MetroHealth and the ADAMHS Board Partner to Install NaloxBoxes Throughout County to Reduce Fatal Opioid Overdoses
The MetroHealth System and the ADAMHS Board of Cuyahoga County are partnering to install boxes filled with Naloxone (also known as Narcan) at locations across the county in an effort to reduce fatal opioid overdoses.
The first four NaloxBoxes were installed this week. They eventually will be available at several locations, including some public buildings, hunger centers, homeless shelters, rehabilitation centers and other places. Modeled after AED defibrillators in public buildings, each NaloxBox contains two doses of Naloxone and directions how to deliver the opioid-reversal drug through a nasal spray.
“The opioid epidemic has continued to rage through the COVID pandemic, and in many ways has gotten worse,” said Dr. Joan Papp, director of MetroHealth’s Office of Opioid Safety. “Making Naloxone easily available in the community will save lives. Anyone can turn their life around with treatment but first, they have to survive their overdose.”
“The public is focused on the pandemic, but the Opioid Epidemic has not gone away. In fact, it has been exacerbated by the pandemic and we have seen a drastic increase in overdose deaths as a result,” said Scott S. Osiecki, Chief Executive Officer of the ADAMHS Board. “These deaths are not statistics, these are our family and community members. Having public access to naloxone will help to reduce deaths related to opioid overdose in Cuyahoga County. Lives can be saved through these efforts and as long as people are alive, they have a chance for recovery.”
Workers from MetroHealth’s Office of Opioid Safety filled the boxes with Naloxone and are distributing them beginning Wednesday. Participating locations include the B. Riley Sober House, Bishop Cosgrove Center and Cuyahoga County Medical Examiner’s Office, among others.
The goal is to eventually distribute up to 100 boxes throughout the county. Anyone interested in possibly receiving a NaloxBox in the future should contact Beth Zietlow-DeJesus at (216) 479-3264 or email@example.com.
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The MetroHealth System is redefining health care by going beyond medical treatment to improve the foundations of community health and well-being: affordable housing, a cleaner environment, economic opportunity and access to fresh food, convenient transportation, legal help and other services. The system strives to become as good at preventing disease as it is at treating it.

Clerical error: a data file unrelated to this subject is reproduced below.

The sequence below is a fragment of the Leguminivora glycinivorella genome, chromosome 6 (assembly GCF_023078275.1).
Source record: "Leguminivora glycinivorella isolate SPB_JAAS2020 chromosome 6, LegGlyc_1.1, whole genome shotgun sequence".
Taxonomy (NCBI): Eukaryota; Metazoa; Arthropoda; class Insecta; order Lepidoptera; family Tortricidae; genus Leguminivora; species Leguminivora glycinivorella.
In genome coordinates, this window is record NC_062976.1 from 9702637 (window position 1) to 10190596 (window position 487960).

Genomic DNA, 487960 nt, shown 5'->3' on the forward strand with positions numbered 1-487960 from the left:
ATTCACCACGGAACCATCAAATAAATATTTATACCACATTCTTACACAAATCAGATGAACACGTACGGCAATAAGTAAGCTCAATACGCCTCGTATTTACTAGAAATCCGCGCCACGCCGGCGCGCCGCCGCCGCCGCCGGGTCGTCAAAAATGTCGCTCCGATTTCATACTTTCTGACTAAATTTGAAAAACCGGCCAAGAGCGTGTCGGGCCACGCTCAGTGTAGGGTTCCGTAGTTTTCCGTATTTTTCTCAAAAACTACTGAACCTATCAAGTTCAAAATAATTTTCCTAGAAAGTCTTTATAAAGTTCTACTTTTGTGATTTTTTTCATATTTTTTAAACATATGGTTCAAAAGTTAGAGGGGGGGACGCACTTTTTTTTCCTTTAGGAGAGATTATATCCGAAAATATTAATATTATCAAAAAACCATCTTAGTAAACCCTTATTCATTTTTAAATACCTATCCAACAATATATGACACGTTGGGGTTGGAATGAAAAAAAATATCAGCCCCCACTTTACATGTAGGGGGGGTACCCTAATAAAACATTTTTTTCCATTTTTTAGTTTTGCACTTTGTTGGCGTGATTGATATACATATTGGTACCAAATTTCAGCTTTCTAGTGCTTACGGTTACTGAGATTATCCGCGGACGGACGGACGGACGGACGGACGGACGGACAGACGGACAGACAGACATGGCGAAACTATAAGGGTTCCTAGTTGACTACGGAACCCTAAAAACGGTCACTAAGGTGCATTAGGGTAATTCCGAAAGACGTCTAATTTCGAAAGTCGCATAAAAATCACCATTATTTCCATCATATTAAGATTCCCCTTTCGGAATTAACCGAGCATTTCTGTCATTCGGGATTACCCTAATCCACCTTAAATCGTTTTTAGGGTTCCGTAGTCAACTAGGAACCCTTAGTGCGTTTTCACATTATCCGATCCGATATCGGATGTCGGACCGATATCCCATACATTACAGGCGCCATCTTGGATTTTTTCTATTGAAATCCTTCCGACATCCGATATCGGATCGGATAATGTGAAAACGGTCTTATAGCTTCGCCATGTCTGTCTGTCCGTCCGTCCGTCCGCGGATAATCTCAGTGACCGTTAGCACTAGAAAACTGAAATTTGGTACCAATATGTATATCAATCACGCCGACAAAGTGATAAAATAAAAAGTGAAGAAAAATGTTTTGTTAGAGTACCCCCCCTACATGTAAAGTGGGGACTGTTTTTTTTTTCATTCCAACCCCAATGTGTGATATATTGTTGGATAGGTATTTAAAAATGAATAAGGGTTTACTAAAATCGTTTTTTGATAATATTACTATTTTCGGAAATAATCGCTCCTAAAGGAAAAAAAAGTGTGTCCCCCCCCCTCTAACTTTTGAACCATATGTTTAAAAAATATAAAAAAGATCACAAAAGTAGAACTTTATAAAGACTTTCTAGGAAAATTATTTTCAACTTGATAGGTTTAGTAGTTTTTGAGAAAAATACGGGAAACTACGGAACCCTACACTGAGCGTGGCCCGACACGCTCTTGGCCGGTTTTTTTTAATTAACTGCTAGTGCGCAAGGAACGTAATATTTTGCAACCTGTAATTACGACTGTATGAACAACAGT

The system’s more than 600 doctors, 1,700 nurses and 7,800 employees go to work each day with a mission of service, to their patients and to the community. As Cuyahoga County’s safety-net health system, MetroHealth plays an essential role in the region, caring for anyone and everyone, regardless of an ability to pay.
Founded in 1837, MetroHealth operates four hospitals, four emergency departments and more than 20 health centers and 40 additional sites throughout Cuyahoga County. The system serves more than 300,000 patients, two-thirds of whom are uninsured or covered by Medicare or Medicaid.
MetroHealth is home to Cuyahoga County’s most experienced Level I Adult Trauma Center, verified since 1992, and Ohio’s only adult and pediatric trauma and burn center.
As an academic medical center, MetroHealth is committed to research and to teaching and training tomorrow’s caregivers. Each active staff physician holds a faculty appointment at Case Western Reserve University School of Medicine. Its main campus hospital houses the Cleveland Metropolitan School District’s Lincoln-West School of Science & Health, the only high school in America located inside a hospital.
Knowing that good health is about much more than good medical care, MetroHealth has launched the Institute for H.O.P.E.™ (Health, Opportunity, Partnership, Empowerment), which uses a coordinated, collaborative and strategic approach to help patients with non-medical needs such as healthy food, stable housing and job training.
The MetroHealth Glick Center, a new 11-floor hospital, is under construction on the system’s main campus in Cleveland and is scheduled to welcome its first patients in October 2022. The billion-dollar project is the cornerstone of a wider neighborhood revitalization effort led by the system and its partners in the community.
For more information, visit metrohealth.org.